Compost Making

How Compost Happens

When compost making, organic matter is transformed into compost through the work of microorganisms, soil fauna, enzymes and fungi. With the right materials, the decomposition process can work very rapidly, sometimes in as little as 3 to 4 weeks! It all depends on the kind of environment you provide for the decomposers to do their work.

Even if you donít provide the optimum environment for compost making, decomposition will still happen. Using a compost bin, you can continue to add materials to the top of the pile and remove dark, nutrient-rich compost below, but it may take several months to cure the compost.

If you would like to make an abundance of compost in the shortest amount of time, the trick is to balance the following four ingredients:


Carbon-rich materials are the energy food for microorganisms. You can identify high-carbon plant materials because they are dry, tough, or fibrous, and tan or brown in color. Examples are dry leaves, straw, rotted hay, sawdust, shredded paper, and cornstalks.


High-nitrogen materials provide the protein-rich components that microorganisms require to grow and multiply. Freshly pulled weeds, fresh grass clippings, over-ripe fruits and vegetables, kitchen scraps and other moist green matter are the sorts of nitrogen-rich materials youíll probably have on hand. Other high-protein organic matter includes kelp meal, seaweed, manure and bone meal.


Moisture is very important for the composting process. But too much moisture will drown the microorganisms, and too little will dehydrate them. A general rule of thumb is to keep the material in your compost pile as moist as a well-wrung sponge. If you need to add water, insert your garden hose into the middle of the pile in several places, or sprinkle the pile with water as needed. Keeping the cover on will make it easier to maintain the right moisture level.


To do their work most efficiently, microorganisms require a lot of oxygen. When your first compost pile is assembled, there will probably be plenty of air between the layers of materials. But as the microorganisms begin to work, they will start consuming oxygen. Unless you turn or in some way aerate your compost pile, they will run out of oxygen and become sluggish. This will slow down the decomposition.

Creating the perfect nutritional diet for you compost is possible... but not always practical. Keeping a balance of these four ingredients to any homemade compost is the key for a quick and effective composting experience, however, using a compost starter can help the process along quite well.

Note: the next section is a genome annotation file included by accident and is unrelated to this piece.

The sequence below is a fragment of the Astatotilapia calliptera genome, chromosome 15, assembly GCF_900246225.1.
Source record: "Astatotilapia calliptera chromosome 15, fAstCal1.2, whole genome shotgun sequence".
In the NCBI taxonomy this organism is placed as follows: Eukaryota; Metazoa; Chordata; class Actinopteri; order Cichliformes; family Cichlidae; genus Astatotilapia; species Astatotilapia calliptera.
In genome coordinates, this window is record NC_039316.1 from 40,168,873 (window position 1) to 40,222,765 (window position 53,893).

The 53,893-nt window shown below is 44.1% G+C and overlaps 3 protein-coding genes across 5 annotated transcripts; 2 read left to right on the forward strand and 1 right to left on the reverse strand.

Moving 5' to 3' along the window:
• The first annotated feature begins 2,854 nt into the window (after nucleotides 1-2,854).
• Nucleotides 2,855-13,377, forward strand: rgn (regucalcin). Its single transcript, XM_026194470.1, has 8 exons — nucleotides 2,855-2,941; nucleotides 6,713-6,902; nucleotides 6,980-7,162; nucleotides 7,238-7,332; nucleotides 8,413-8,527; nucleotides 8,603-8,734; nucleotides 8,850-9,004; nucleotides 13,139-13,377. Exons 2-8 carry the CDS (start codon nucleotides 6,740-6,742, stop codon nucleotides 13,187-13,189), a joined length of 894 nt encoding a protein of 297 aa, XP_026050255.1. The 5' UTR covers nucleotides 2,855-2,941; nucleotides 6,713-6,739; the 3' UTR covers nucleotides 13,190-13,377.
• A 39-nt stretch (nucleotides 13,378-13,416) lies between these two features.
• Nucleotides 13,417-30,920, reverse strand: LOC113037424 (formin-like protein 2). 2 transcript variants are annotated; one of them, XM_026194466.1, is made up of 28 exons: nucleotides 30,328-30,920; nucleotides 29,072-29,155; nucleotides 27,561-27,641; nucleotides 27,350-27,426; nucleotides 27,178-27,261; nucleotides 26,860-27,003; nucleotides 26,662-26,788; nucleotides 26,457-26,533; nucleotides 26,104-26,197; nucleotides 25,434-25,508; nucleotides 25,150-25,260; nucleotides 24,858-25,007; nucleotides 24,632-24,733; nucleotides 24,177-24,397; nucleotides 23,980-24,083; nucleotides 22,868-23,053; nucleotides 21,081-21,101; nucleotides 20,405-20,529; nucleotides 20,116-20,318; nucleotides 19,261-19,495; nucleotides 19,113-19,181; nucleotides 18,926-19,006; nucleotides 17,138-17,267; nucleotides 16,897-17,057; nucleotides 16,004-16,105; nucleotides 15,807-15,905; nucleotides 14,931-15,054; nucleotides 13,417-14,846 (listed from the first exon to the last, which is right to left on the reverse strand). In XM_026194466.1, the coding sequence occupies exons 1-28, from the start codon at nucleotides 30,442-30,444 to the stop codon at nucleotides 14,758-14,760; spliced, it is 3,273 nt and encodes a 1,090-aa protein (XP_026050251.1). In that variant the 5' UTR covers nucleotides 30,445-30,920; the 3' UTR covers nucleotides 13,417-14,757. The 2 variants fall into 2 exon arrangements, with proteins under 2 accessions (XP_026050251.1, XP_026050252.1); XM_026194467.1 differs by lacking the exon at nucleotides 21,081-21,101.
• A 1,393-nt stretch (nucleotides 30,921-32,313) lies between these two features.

Composting Tips:

  1. Keep a pile of straw, dry leaves, or peat moss near your compost pile. Sprinkle a little on the top of the pile each time you add fresh weeds or kitchen scraps. These high-carbon materials will help keep the carbon/nitrogen ratio in balance.
  2. Shredded materials compost more rapidly. The more surface area for microbes to attack, the sooner youíll have usable compost. You can chop your materials with a machete or shovel, run them through a shredding machine, or run over them with your lawn mower.
  3. Cover your pile for best results. It will deter pests, hold in heat, and keep the moisture level more constant. A pile thatís dry or too waterlogged takes a very long time to break down.
  4. In northern states, cover your pile in late fall to avoid leaching nutrients and to prevent the pile from becoming waterlogged. A drier pile will thaw more quickly the following spring.
  5. If skunks and burrowing rodents are hanging around your compost pile, you can use hardware cloth or purchase a Rodent Screen to place in the bottom of the composter. Avoid putting meat or fatty foods in your pile: they attract all sorts of animals.
  6. Aerate your compost frequently. If using a continuous compost bin, or a compost pile, use an aerator tool to assist you in properly turning the pile. If using a batch compost bin, then remember to turn daily.
  7. Kitchen compost pails makes it easy to collect food scraps.
  8. Most people donít bother charting the temperature curve in their compost pile. They just try to get a good ratio of carbon to nitrogen, keep the pile moist and well aerated, and wait until everything looks pretty well broken down. If you want to get a little more scientific about it, use a compost thermometer.

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